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Chilly start; Michael Gove keeps quiet; the great hackled fly

Enduring the Beast from the East, Malcolm follows up his letter to the Minister, and speaks up for the traditonally hackled fly

I know that we English have the reputation of always talking about the weather, but the weather this March needs talking about! Global warming?

Yvonne and I were in Fuerteventura until the 6th, thank goodness. So we missed the Beast from the East that brought bitterly cold winds and deep snow to much of the country. There, we did spot the much sought-after houbara bustard. Indeed, on one expanse of desert I stopped the car to look for the bustards, cream-coloured coursers and black-bellied sandgrouse to find one of the elegant bustards only a few yards away and close to the track on which I was driving the hire car. [Note: hire cars can go where most privately owned cars cannot!] The bird slowly strolled past the front of the car and then had another pecking session before wandering off. I didn’t find any corpses for Steve Cooper (Cookshill), but I did manage to send him a snap of that bird.

Back home, bitter winds and lots of rain then dominated the climate. I had planned to go with some pals on Opening Day (March 15), but an early morning call from son, Pete, (who lives by some great beats and crosses a bridge over the Ribble on his way to work) reported that it was pouring down, and the river was rising. So we planned to go the following Monday: strong easterly winds and a coloured river. Then on 25th and 26th the weather was perfect, but I couldn’t go because of other commitments. Pete phoned from the river: huge hatch of large dark olives (they had been waiting just for this climate change) and lots of fish rising. “I’ve just had a nice brownie of about the three pound mark!”
And as I write as the end of the month draws nigh, a Mini-beast from the East is forecast for Easter!
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I have still not had a reply from Michael Gove, the Secretary of State for the environment regarding my open letter to him about with widespread spraying of vast quantities of slurry, generated by the factory farming of dairy cattle. So I have sent him a reminder. I will keep you informed.
As it is, I am getting reports from elsewhere in England on the problem, and discovering that some in the English fly-fishing world want the problem to be kept a bit quiet on the grounds that they don’t want to upset the farmers who are polluting the bits of river that they fish. Oh well, I suppose they will be happy when there are no fish in the river, in part because that there is little in the way of aquatic invertebrates for the fish to eat. Interestingly, a consortium of the six Welsh Rivers Trusts is taking their government to the European court on this very issue. No backbone, you English Trusts?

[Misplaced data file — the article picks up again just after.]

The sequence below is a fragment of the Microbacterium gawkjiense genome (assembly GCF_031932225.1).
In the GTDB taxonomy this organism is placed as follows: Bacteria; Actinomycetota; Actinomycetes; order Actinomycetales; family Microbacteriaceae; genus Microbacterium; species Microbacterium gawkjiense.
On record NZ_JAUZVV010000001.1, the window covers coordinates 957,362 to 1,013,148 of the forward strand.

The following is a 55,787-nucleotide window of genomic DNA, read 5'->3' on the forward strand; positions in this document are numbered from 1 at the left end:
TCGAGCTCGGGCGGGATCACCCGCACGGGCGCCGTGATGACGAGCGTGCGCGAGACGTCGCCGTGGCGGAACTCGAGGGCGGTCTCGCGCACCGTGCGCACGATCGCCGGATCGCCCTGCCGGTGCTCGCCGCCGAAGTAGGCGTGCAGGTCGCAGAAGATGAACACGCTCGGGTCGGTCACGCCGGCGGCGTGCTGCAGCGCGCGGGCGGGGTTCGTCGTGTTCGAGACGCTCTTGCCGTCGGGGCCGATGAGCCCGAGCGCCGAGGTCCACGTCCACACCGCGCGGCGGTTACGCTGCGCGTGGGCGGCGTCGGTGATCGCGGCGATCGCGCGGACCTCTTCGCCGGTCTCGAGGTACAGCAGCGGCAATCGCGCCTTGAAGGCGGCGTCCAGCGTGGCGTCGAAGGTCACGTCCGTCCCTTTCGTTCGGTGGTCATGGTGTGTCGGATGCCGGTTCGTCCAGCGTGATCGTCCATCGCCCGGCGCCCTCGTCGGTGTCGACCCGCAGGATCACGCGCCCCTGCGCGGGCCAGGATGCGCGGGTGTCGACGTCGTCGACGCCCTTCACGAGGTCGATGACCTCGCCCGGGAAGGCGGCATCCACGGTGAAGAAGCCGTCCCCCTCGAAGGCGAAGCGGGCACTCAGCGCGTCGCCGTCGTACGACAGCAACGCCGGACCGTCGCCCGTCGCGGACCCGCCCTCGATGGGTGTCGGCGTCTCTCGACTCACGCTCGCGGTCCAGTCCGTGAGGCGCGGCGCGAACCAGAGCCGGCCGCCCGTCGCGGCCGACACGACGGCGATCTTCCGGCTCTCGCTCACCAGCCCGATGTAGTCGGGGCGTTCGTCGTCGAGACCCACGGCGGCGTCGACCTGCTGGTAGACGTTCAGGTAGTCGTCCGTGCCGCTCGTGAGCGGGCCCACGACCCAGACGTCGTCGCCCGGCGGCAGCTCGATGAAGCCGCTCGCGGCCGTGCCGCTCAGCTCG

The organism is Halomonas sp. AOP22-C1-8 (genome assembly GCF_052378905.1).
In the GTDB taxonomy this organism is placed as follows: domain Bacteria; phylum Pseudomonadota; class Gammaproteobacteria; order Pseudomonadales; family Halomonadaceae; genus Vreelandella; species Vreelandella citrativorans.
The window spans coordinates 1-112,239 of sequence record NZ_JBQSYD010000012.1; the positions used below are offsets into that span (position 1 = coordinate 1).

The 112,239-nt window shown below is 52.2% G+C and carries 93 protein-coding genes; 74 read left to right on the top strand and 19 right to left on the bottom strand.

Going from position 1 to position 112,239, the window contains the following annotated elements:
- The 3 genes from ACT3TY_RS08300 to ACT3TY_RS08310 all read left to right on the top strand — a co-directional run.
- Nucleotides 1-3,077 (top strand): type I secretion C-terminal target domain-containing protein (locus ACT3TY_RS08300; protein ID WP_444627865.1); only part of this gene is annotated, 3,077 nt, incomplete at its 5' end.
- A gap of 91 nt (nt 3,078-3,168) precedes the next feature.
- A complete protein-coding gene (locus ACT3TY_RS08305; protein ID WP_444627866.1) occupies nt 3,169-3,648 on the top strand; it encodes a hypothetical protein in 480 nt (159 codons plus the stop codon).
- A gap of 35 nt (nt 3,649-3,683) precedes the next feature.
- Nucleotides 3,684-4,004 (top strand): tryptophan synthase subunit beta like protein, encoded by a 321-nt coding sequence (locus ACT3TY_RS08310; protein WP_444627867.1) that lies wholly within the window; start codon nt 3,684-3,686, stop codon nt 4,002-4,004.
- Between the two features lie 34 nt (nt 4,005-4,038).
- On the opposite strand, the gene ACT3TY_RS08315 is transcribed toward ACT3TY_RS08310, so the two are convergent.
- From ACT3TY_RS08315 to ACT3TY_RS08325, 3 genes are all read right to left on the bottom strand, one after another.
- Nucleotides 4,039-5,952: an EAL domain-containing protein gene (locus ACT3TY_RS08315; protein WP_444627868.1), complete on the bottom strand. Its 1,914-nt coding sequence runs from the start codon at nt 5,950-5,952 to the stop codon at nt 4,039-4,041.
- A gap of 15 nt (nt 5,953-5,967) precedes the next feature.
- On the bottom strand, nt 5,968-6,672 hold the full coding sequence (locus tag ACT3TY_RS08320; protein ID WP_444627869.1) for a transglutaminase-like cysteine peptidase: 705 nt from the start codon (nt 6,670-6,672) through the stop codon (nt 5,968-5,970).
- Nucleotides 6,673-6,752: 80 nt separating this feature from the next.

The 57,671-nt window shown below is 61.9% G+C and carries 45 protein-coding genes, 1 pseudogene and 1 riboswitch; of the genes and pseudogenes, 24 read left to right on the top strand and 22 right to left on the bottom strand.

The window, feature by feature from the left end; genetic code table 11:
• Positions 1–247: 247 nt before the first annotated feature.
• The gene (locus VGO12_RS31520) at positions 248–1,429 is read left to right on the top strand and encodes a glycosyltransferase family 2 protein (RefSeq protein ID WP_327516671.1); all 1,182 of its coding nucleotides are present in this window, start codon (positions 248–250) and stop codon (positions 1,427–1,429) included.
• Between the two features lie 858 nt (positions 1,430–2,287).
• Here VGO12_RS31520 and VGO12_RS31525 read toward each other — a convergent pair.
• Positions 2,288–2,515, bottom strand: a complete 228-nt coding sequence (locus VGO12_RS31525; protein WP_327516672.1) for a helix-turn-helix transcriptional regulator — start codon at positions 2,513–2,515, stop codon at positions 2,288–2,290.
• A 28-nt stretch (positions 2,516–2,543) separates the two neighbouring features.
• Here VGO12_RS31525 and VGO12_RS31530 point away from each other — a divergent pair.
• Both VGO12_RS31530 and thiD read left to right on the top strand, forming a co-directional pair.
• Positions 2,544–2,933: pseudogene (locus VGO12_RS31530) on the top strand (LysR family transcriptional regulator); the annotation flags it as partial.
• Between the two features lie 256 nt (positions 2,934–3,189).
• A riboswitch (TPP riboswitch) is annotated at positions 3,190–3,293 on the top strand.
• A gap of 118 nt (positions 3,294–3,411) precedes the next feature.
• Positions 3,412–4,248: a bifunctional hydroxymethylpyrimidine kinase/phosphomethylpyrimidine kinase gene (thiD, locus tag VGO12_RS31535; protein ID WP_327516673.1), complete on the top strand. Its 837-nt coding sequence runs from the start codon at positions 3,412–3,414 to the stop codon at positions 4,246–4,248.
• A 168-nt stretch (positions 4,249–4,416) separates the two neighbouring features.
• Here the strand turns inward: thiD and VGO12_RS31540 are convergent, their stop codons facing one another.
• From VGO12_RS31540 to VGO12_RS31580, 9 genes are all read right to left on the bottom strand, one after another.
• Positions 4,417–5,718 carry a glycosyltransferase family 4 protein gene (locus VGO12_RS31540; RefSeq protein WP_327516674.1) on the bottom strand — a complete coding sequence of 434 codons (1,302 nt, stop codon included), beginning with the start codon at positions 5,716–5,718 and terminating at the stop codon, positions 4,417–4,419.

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I have just been looking through my fly boxes and reflecting on how irrational we fly tyers and fly fishers sometimes are when it comes to choice of artificial fly to match real fly. And the large dark olive was the trigger in my cranium.....
Yonks ago, having been greatly influenced by the writing of Oliver Kite – he is still well worth reading – my mainstay dry fly for large dark olives was his Imperial. A simple fly: tail and hackle ginger cock (originally honey dun before Kite couldn’t get a new honey dun cape), body heron herl ribbed fine gold wire, and all tied with purple thread. For years that fly, in sizes 14, 16 and 18 caught me lots of trout that were feeding on large dark olives, blue-winged olives, other olive duns, pale wateries, and, in a size 12, even March browns. And the first fish that I caught for a TV camera, way back in the end of February 1988, were grayling that were eating LDOs and happily grabbed my Imperials.
Then, through the late 1970s, 1980s and 1990s, voices off told us that such hackled dry flies didn’t really match the real flies. “With a hackle like that, it doesn’t sit right on the water!” “The colour’s all wrong!” “The tail fibres need separating!” “You need to add wings, because it is the wing tips entering the trout’s window that the trout see first!”
I do recall one particularly stupid trout, on the Derbyshire Wye, that I was filmed trying to catch. It refused a fairly perfect imitation three times. Then, when I put on an Imperial it took it first cast! What a fool of a trout!
A suggestion if you are new to fly fishing and want a dry fly that does catch lots of trout and grayling, provided it is presented perfectly: buy or tie some Kite's Imperials in sizes 14, 16 and 18. And use them!

Tight lines!

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